TAMPA, Fla. — A Tampa woman called Taking Action Reporter Jackie Callaway after crooks diverted her Social Security check to another account.
Social Security benefits have long been a favorite target of identity thieves. Social Security's Office of Inspector General estimates that $33.5 million in benefit payments for 20,878 beneficiaries was stolen between January 2013 and May 2018 due to thieves diverting that money to other accounts.
Susan Jones, a retiree, joined the list of recent victims. Much like 40% of American seniors, she lives off her monthly payment from Social Security.
Jones still doesn't know how her identity was stolen.
The money always arrived like clockwork until March 3, Jones said. That was the day she said she "woke up, checked my bank account and there was no deposit."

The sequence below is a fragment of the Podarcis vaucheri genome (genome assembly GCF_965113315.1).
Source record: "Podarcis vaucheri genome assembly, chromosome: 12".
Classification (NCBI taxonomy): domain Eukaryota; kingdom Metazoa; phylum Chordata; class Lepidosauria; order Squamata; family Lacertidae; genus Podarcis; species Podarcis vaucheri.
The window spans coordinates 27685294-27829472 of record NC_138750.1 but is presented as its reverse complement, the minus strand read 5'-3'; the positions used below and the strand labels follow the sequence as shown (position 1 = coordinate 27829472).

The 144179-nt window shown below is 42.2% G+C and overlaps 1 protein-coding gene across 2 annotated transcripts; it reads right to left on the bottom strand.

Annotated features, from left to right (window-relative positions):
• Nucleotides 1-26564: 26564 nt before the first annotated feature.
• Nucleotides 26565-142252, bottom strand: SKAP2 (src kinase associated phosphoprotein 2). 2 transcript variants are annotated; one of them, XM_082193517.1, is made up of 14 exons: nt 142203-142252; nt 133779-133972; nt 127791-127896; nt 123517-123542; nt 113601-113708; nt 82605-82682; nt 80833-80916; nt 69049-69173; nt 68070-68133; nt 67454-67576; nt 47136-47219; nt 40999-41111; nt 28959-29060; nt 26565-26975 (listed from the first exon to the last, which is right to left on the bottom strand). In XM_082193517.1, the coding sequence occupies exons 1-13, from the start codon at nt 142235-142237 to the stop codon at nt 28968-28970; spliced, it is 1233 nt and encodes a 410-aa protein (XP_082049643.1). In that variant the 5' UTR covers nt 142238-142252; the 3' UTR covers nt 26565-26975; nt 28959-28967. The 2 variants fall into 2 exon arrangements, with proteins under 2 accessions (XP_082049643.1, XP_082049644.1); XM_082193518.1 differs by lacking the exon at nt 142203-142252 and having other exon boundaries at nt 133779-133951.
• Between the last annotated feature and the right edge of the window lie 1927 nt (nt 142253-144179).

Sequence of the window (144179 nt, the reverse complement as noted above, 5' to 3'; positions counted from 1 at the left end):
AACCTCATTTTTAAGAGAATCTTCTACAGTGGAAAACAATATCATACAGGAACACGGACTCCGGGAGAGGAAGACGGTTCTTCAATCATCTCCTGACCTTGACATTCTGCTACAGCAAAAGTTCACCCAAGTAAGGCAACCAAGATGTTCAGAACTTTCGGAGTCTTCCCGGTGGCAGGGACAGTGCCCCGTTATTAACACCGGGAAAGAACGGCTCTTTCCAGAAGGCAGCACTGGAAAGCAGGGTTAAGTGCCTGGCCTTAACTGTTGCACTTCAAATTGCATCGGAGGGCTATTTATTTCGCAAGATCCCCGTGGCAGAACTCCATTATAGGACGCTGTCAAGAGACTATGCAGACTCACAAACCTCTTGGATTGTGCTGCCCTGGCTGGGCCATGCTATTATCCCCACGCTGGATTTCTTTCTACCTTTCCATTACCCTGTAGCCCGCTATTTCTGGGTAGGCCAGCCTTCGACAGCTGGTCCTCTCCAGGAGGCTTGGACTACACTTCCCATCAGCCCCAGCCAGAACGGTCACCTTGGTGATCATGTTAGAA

Jones kept checking the account over the next several hours, but the deposit didn't appear. When she contacted Social Security's fraud office, she learned that someone pretending to be her convinced Social Security to divert her $1,200 to a Visa card.
Kevin Huse, the Head of Investigations of the Social Security's Office of Inspector General, said the con is complex, which makes it difficult for investigators to get benefits back once they're deposited in another account.
"The scammers are very sophisticated," he said. "They use complex networks to move the money around quickly once they receive it."
In Jones' case, she said the local Social Security office told her the money was gone for good leaving her no way to pay her March rent. After countless calls to Social Security and other government agencies, she made a "Call for Action."
ABC Action News stepped in, and within days Jones said the money was returned to her account.
"If it hadn't been for you, I think I would still be waiting," she said.
The Social Security Administration said the best way to protect yourself against the theft of current or future benefits is to create a Social Security account online. You can do that by going to www.ssa.gov.